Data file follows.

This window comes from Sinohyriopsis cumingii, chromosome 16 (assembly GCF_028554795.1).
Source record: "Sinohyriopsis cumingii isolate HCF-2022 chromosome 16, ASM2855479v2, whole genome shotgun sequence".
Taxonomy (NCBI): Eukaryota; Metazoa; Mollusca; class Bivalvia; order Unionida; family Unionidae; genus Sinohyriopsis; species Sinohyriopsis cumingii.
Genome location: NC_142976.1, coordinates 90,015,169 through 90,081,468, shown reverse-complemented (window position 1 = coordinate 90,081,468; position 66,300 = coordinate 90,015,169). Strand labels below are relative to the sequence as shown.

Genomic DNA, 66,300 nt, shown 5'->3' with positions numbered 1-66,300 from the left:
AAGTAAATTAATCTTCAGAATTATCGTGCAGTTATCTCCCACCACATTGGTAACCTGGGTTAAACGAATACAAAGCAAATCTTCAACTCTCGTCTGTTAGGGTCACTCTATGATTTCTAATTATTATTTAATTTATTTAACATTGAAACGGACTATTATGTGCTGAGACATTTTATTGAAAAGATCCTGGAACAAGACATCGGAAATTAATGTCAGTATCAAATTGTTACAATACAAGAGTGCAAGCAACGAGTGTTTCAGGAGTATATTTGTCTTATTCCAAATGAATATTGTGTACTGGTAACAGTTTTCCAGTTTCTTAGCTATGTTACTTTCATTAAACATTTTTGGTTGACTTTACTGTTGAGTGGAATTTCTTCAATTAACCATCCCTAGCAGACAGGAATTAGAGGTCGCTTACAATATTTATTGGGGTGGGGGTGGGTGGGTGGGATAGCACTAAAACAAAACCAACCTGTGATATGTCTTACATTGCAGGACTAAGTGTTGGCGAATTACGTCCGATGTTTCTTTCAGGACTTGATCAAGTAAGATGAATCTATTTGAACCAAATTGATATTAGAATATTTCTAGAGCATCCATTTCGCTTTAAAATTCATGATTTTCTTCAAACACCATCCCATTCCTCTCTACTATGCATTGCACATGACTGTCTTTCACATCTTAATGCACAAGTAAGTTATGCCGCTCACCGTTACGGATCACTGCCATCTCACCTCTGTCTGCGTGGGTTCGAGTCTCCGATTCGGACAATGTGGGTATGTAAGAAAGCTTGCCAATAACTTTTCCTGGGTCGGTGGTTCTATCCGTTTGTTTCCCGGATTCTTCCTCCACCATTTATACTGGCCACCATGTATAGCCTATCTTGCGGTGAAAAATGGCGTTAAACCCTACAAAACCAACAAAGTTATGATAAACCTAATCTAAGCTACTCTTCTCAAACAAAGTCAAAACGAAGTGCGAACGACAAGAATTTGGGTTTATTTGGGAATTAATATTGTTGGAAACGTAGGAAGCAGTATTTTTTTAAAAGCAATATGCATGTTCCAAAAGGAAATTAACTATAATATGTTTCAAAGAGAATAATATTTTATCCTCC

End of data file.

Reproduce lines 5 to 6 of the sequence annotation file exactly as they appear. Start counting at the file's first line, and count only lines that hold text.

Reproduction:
Genomic DNA, 66,300 nt, shown 5'->3' with positions numbered 1-66,300 from the left:
AAGTAAATTAATCTTCAGAATTATCGTGCAGTTATCTCCCACCACATTGGTAACCTGGGTTAAACGAATACAAAGCAAATCTTCAACTCTCGTCTGTTAGGGTCACTCTATGATTTCTAATTATTATTTAATTTATTTAACATTGAAACGGACTATTATGTGCTGAGACATTTTATTGAAAAGATCCTGGAACAAGACATCGGAAATTAATGTCAGTATCAAATTGTTACAATACAAGAGTGCAAGCAACGAGTGTTTCAGGAGTATATTTGTCTTATTCCAAATGAATATTGTGTACTGGTAACAGTTTTCCAGTTTCTTAGCTATGTTACTTTCATTAAACATTTTTGGTTGACTTTACTGTTGAGTGGAATTTCTTCAATTAACCATCCCTAGCAGACAGGAATTAGAGGTCGCTTACAATATTTATTGGGGTGGGGGTGGGTGGGTGGGATAGCACTAAAACAAAACCAACCTGTGATATGTCTTACATTGCAGGACTAAGTGTTGGCGAATTACGTCCGATGTTTCTTTCAGGACTTGATCAAGTAAGATGAATCTATTTGAACCAAATTGATATTAGAATATTTCTAGAGCATCCATTTCGCTTTAAAATTCATGATTTTCTTCAAACACCATCCCATTCCTCTCTACTATGCATTGCACATGACTGTCTTTCACATCTTAATGCACAAGTAAGTTATGCCGCTCACCGTTACGGATCACTGCCATCTCACCTCTGTCTGCGTGGGTTCGAGTCTCCGATTCGGACAATGTGGGTATGTAAGAAAGCTTGCCAATAACTTTTCCTGGGTCGGTGGTTCTATCCGTTTGTTTCCCGGATTCTTCCTCCACCATTTATACTGGCCACCATGTATAGCCTATCTTGCGGTGAAAAATGGCGTTAAACCCTACAAAACCAACAAAGTTATGATAAACCTAATCTAAGCTACTCTTCTCAAACAAAGTCAAAACGAAGTGCGAACGACAAGAATTTGGGTTTATTTGGGAATTAATATTGTTGGAAACGTAGGAAGCAGTATTTTTTTAAAAGCAATATGCATGTTCCAAAAGGAAATTAACTATAATATGTTTCAAAGAGAATAATATTTTATCCTCC